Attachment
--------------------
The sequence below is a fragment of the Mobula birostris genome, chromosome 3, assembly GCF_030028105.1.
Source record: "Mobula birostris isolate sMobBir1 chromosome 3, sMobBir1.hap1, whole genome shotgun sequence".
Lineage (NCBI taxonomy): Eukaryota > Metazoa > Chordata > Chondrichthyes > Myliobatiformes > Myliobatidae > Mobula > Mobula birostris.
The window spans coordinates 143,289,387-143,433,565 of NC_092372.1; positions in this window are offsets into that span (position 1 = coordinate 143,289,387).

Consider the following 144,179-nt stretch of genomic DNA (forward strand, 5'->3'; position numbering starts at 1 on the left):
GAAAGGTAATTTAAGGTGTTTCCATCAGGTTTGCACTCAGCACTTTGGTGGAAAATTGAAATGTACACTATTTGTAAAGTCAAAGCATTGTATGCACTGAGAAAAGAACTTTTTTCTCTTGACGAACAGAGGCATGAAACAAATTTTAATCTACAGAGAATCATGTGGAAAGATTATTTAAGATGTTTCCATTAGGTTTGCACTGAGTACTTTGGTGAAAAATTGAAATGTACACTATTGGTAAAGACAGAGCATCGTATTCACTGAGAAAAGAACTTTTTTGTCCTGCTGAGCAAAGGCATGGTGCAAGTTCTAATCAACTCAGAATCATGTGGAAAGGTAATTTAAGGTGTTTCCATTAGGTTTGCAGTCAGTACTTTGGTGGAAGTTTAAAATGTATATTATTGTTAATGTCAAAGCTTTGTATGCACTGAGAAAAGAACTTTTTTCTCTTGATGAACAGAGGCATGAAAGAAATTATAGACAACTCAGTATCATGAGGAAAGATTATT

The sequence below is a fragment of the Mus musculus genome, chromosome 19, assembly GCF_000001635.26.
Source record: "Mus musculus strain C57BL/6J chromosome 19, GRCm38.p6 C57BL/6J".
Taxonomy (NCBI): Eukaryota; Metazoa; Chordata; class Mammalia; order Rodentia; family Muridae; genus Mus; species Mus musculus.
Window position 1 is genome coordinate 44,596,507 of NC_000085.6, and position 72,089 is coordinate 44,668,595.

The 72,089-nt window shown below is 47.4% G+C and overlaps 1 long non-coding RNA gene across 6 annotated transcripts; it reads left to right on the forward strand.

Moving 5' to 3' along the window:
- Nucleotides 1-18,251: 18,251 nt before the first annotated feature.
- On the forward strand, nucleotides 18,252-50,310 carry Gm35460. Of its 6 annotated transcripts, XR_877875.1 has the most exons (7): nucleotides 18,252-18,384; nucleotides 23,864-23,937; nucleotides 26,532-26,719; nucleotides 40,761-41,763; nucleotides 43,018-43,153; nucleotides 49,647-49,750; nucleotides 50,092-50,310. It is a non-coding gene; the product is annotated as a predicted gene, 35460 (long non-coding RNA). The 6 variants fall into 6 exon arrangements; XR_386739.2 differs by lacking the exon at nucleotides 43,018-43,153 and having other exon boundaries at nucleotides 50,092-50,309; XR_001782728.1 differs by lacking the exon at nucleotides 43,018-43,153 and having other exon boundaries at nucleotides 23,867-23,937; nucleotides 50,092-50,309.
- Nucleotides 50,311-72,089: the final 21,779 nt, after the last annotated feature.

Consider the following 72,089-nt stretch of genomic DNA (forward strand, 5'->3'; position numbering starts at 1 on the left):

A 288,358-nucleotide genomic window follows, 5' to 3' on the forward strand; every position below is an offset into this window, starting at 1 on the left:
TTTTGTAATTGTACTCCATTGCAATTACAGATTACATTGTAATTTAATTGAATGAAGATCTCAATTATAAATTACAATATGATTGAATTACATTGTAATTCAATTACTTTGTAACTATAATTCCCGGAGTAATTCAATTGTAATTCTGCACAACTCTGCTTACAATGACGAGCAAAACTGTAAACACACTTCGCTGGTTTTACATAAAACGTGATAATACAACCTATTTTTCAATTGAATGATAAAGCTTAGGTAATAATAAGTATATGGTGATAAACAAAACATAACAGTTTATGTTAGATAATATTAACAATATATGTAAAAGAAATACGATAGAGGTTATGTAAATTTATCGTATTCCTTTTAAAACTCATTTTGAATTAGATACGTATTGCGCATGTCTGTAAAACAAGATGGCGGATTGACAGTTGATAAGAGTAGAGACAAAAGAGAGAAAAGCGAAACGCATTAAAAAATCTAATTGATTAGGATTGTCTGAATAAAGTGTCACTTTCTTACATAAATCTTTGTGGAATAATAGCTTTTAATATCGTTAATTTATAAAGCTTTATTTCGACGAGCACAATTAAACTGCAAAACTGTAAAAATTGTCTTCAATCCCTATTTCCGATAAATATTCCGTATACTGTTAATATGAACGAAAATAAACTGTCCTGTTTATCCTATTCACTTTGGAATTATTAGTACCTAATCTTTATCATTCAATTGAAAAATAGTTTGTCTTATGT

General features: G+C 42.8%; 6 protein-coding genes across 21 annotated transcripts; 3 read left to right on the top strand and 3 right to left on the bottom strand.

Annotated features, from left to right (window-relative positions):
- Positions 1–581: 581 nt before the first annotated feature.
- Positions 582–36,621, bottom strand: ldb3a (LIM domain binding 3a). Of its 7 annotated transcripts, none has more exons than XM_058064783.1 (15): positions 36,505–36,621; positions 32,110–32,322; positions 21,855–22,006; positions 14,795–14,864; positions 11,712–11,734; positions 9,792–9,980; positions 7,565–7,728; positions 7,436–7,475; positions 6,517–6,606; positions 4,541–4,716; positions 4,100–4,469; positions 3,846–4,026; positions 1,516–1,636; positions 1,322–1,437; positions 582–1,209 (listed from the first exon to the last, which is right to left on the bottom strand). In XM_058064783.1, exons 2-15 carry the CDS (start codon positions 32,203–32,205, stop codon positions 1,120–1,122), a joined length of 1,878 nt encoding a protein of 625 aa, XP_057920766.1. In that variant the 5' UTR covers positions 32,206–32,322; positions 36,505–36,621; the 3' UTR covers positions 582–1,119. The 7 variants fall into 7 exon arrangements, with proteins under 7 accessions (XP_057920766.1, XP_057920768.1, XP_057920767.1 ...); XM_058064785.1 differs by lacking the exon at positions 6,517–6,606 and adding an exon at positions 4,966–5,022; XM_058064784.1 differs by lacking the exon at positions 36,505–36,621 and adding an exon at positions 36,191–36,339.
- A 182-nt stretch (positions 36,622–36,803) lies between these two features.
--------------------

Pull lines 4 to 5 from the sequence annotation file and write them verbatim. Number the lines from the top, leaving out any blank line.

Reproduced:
The window spans coordinates 143,289,387-143,433,565 of NC_092372.1; positions in this window are offsets into that span (position 1 = coordinate 143,289,387).

Consider the following 144,179-nt stretch of genomic DNA (forward strand, 5'->3'; position numbering starts at 1 on the left):